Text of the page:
Part 2.  Robin and MaryO discuss the role of blogs in helping to spread the word about Cushing’s. They also discuss popular doctor blogs and other topics of interest to Cushing’s Patients, friends and family.

Listen at http://www.blogtalkradio.com/cushingshelp/2008/09/25/robin-staticnrg-and-mary-oconnor-maryo-discuss-spreading-the-word-about-cushings-part-2

 

Would you like to participate? Just click here and tell me a bit about yourself. Then check the box that you would like to be interviewed. We’d love to have you!

 

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🦓 Day 25: Cushing’s Awareness Challenge 2018

Over the years, we went on several Windjammer Barefoot Cruises.  We liked them because they were small, casual and were fairly easy on the wallet.

They sailed around the Caribbean to a variety of islands, although they sometimes changed itineraries depending on weather, crew, whatever.  One trip we were supposed to go to Saba but couldn’t make port.  A lot of people got off at the next port and flew home.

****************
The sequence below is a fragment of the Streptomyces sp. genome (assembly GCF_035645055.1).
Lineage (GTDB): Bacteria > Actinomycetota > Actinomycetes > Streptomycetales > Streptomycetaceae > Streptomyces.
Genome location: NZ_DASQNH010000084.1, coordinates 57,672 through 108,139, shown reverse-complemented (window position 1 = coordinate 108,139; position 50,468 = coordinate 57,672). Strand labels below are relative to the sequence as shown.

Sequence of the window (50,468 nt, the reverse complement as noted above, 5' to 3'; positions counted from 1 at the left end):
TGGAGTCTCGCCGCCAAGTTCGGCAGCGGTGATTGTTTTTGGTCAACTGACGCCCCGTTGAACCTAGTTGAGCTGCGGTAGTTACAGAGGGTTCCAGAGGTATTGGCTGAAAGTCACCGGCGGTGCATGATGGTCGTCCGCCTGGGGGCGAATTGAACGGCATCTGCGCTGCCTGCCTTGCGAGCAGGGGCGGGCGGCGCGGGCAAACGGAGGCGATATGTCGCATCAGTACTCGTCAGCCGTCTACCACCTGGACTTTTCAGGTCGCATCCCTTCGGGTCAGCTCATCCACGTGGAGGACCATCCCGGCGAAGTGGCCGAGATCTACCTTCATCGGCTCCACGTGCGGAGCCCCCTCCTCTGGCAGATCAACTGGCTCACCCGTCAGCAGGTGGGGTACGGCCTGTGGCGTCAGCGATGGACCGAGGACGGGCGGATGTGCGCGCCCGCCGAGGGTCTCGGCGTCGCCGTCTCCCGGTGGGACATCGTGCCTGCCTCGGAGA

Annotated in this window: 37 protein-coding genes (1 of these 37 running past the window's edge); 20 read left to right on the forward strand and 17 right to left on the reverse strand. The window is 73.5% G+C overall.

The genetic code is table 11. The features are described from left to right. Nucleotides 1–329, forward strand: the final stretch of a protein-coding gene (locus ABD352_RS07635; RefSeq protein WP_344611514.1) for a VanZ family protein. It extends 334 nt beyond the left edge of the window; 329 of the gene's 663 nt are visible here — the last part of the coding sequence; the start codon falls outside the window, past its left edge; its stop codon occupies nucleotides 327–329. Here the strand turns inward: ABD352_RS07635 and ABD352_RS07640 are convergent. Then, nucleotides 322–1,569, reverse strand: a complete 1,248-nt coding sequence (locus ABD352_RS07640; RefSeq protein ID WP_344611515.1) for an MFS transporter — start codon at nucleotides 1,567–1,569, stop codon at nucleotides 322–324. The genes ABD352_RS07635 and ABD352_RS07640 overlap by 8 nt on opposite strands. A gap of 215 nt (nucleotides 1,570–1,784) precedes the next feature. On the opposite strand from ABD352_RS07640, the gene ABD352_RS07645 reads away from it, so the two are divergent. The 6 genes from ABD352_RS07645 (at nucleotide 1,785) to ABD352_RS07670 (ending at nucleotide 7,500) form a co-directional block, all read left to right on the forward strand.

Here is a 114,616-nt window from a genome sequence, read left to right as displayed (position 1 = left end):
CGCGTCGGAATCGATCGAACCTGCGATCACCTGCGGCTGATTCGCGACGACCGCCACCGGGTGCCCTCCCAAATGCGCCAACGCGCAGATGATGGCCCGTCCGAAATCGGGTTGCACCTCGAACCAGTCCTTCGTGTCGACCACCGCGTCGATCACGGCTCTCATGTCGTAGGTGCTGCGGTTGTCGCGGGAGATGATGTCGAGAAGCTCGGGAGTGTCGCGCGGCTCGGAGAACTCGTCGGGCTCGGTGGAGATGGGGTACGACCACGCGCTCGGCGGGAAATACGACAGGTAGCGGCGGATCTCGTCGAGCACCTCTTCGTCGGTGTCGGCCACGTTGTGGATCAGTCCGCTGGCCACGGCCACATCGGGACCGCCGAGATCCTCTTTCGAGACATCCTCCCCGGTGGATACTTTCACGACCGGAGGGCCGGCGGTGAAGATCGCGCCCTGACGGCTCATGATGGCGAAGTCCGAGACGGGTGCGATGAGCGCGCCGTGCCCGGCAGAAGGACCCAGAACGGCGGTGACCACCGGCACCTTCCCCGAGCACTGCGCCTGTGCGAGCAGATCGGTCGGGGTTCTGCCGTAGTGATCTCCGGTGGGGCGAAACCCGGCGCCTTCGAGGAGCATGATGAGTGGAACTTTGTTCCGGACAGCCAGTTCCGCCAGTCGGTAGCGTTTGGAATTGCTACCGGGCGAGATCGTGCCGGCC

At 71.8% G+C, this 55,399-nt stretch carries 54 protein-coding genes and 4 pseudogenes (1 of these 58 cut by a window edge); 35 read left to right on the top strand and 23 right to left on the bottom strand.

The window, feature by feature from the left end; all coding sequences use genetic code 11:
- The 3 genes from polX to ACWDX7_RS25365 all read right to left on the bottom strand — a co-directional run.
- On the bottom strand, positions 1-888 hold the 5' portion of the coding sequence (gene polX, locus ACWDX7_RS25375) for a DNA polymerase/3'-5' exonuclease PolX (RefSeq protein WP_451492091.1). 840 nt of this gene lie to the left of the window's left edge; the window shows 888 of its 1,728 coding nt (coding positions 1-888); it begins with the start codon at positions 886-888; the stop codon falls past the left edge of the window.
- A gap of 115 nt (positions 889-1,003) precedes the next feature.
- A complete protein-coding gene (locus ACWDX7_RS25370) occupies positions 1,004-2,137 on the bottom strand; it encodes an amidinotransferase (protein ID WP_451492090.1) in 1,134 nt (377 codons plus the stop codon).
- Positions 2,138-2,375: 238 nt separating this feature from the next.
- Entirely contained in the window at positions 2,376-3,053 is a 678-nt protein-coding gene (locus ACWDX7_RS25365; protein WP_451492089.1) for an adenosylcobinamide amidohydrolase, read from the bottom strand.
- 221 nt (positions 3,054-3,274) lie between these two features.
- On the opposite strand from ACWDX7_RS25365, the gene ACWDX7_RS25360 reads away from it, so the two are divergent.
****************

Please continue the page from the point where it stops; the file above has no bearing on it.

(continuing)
The captains were prone to “Bedtime Stories” which were often more fiction than true but they added to the appeal of the trip.  We didn’t care if we missed islands or not – we were just there to sail over the waves and enjoy the ride.

The last trip we took with them was about two years before I started having Cushing’s problems.  (You wondered how I was going to tie this together, right?)

The cruise was uneventful, other than the usual mishaps like hitting docks, missing islands and so on.  Until it was a particularly rough sea one day.  I was walking somewhere on deck and suddenly a wave came up over the deck making it very slippery.  I fell and cracked the back of my head on the curved edge of a table in the dining area.  I had the next-to-the-worse headache I have ever had, the worst being after my pituitary surgery. At least after the surgery, I got some morphine.